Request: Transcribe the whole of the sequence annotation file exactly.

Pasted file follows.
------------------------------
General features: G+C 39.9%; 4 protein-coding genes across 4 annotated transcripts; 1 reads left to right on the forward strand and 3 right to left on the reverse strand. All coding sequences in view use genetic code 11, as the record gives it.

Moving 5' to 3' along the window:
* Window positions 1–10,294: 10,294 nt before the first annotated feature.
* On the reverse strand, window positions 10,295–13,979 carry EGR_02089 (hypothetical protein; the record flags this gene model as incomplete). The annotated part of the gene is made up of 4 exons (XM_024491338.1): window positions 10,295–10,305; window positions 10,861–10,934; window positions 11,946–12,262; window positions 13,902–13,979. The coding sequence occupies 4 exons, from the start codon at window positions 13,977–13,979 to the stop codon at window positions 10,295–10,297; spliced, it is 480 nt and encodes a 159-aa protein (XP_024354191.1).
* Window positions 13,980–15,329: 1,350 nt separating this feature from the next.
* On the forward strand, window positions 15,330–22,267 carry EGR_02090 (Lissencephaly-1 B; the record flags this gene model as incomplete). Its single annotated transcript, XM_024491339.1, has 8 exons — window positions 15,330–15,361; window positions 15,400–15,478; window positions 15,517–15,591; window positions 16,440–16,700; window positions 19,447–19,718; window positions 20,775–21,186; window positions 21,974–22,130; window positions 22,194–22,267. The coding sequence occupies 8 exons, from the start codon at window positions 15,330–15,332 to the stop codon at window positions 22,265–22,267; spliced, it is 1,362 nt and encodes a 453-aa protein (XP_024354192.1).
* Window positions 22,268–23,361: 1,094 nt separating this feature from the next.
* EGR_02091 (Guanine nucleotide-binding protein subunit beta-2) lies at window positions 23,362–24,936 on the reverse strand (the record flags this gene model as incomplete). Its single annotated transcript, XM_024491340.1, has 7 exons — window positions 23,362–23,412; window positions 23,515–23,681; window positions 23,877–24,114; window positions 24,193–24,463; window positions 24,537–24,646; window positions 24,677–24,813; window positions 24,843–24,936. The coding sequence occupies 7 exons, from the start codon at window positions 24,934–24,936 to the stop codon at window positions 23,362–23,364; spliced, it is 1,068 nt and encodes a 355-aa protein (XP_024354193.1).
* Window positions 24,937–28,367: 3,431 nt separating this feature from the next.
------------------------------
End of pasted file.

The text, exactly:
General features: G+C 39.9%; 4 protein-coding genes across 4 annotated transcripts; 1 reads left to right on the forward strand and 3 right to left on the reverse strand. All coding sequences in view use genetic code 11, as the record gives it.

Moving 5' to 3' along the window:
* Window positions 1–10,294: 10,294 nt before the first annotated feature.
* On the reverse strand, window positions 10,295–13,979 carry EGR_02089 (hypothetical protein; the record flags this gene model as incomplete). The annotated part of the gene is made up of 4 exons (XM_024491338.1): window positions 10,295–10,305; window positions 10,861–10,934; window positions 11,946–12,262; window positions 13,902–13,979. The coding sequence occupies 4 exons, from the start codon at window positions 13,977–13,979 to the stop codon at window positions 10,295–10,297; spliced, it is 480 nt and encodes a 159-aa protein (XP_024354191.1).
* Window positions 13,980–15,329: 1,350 nt separating this feature from the next.
* On the forward strand, window positions 15,330–22,267 carry EGR_02090 (Lissencephaly-1 B; the record flags this gene model as incomplete). Its single annotated transcript, XM_024491339.1, has 8 exons — window positions 15,330–15,361; window positions 15,400–15,478; window positions 15,517–15,591; window positions 16,440–16,700; window positions 19,447–19,718; window positions 20,775–21,186; window positions 21,974–22,130; window positions 22,194–22,267. The coding sequence occupies 8 exons, from the start codon at window positions 15,330–15,332 to the stop codon at window positions 22,265–22,267; spliced, it is 1,362 nt and encodes a 453-aa protein (XP_024354192.1).
* Window positions 22,268–23,361: 1,094 nt separating this feature from the next.
* EGR_02091 (Guanine nucleotide-binding protein subunit beta-2) lies at window positions 23,362–24,936 on the reverse strand (the record flags this gene model as incomplete). Its single annotated transcript, XM_024491340.1, has 7 exons — window positions 23,362–23,412; window positions 23,515–23,681; window positions 23,877–24,114; window positions 24,193–24,463; window positions 24,537–24,646; window positions 24,677–24,813; window positions 24,843–24,936. The coding sequence occupies 7 exons, from the start codon at window positions 24,934–24,936 to the stop codon at window positions 23,362–23,364; spliced, it is 1,068 nt and encodes a 355-aa protein (XP_024354193.1).
* Window positions 24,937–28,367: 3,431 nt separating this feature from the next.